This is, in fact, an important development in the history of the Single Market, where the EU has delegated the standard-making authority in the motor vehicle sector to the World Forum for Harmonization of Vehicle Regulations, known as WP.29, established under the aegis of UNECE. It no longer makes its own technical rules but relies on WP.29 to do the job for it.

As regards Japan, even the likes of Sajid Javid might be dimly aware that the EU and Japan have recently concluded an "ambitious and comprehensive" Economic Partnership Agreement, with the text set out here, entering into force on 1 February 2019.

Unsurprisingly, given the extent of trade in the sector, motor vehicles and parts form a prominent part of the agreement, with the details set out in Annex 2-C, running to some 46 pages.

The central part of this agreement is that both parties recognise that the WP.29 is the relevant international standardising body for motor vehicles and parts, and that UN Regulations and general technical regulations (GTRs) are the relevant international standards.

Each party then agrees to accept in their markets any products which are covered by a type approval certificate made in accordance with UN Regulations. As long as the products are compliant with domestic technical regulations and conformity assessment procedures, in the area regulated by the relevant UN Regulation, they can be accepted "without requiring any further testing, documentation, certification or marking".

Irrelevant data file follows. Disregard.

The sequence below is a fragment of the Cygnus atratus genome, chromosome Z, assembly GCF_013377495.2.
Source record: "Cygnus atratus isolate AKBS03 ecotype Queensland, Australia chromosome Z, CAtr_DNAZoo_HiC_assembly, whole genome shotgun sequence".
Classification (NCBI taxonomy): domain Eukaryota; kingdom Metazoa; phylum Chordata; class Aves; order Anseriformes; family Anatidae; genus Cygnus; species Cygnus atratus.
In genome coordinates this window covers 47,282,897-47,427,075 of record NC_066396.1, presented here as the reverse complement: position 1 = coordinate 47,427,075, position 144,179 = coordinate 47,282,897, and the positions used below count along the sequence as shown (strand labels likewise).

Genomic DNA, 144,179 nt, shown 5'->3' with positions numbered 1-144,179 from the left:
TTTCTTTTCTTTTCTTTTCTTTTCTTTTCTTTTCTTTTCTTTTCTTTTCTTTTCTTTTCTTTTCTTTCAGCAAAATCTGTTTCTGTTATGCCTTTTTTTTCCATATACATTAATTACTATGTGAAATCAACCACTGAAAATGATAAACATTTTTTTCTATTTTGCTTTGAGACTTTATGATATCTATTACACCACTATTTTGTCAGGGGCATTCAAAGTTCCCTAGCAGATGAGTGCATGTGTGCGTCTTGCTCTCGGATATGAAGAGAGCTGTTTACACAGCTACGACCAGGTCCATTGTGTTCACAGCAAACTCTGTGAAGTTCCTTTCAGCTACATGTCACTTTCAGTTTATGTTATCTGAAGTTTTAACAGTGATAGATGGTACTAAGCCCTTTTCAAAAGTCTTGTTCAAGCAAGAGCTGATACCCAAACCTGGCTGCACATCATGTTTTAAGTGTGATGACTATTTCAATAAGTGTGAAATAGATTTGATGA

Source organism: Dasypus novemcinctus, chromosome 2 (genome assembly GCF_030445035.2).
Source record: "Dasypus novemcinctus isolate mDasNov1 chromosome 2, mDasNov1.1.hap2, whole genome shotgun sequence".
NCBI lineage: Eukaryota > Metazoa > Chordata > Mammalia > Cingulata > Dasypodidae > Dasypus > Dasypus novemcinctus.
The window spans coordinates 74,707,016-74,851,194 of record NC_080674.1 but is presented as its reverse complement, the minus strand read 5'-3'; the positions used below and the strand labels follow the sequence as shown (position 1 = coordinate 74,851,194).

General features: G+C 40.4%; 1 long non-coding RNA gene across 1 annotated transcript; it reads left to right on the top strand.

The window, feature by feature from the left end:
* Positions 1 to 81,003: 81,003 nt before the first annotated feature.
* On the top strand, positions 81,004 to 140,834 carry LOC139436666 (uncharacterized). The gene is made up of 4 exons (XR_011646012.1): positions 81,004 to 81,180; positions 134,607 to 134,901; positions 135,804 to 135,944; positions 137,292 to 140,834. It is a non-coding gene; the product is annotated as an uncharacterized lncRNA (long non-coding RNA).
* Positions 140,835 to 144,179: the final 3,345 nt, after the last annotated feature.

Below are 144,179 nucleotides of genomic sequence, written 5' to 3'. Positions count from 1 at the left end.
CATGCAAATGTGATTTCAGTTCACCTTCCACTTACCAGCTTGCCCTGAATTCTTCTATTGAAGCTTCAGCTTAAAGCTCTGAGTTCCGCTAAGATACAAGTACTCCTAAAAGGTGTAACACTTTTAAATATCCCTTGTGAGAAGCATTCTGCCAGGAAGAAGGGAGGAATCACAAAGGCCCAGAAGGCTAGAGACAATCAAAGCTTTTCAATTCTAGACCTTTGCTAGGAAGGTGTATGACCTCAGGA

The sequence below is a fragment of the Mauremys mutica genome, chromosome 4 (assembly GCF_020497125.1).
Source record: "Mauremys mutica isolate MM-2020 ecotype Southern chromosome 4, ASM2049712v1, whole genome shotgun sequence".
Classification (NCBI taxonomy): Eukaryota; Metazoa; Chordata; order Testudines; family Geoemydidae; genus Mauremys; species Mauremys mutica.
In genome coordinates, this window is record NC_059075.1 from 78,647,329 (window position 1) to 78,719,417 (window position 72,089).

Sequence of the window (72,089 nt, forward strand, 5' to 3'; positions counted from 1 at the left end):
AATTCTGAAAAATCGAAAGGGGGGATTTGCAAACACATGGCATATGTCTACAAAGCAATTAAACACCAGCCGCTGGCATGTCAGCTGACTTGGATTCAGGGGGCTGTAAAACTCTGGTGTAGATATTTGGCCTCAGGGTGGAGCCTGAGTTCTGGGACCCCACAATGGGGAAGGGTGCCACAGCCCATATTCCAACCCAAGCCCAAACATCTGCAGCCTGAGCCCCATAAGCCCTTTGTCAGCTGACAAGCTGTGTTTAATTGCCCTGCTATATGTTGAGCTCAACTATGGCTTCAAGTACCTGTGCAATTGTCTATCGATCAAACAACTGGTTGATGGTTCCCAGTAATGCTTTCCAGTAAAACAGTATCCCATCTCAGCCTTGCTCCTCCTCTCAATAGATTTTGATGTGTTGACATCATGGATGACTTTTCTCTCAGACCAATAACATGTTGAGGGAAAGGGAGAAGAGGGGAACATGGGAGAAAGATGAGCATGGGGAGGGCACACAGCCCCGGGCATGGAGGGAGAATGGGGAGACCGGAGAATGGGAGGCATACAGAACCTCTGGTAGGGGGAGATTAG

What has happened here, therefore, is that Japan and the EU have agreed to align their motor vehicle regulations on the basis of joint acceptance of harmonised UN Regulations, with the parties also agreeing to work with WP.29 in amending and extending UN Regulations.

This, for the EU, is now its standard trading model, which means that if a trading partner is looking for EU recognition of its standards, "without requiring any further testing, documentation, certification or marking", then they must adopt UN Regulations and procedures.

For the UK, this should not actually present a problem. We are founding members of UNECE and WP.29 and party to all its motor vehicle agreements and regulations. And, as it stands, we have perfect alignment with relevant EU legislation.

Apart from settling quota issues and rules of origin, therefore, the UK should not find it at all difficult to come to an agreement with the EU on trade in motor vehicles, simply by maintaining its relationship with UNECE and the adoption of UN Regulations.

If, however, we are to take the Javid line, what does that mean? If there is to be no alignment and we cease to be a "rule taker", does that mean we drop out of UNECE and WP.29, despite the fact that we take part in making the rules, and will continue to do so after Brexit?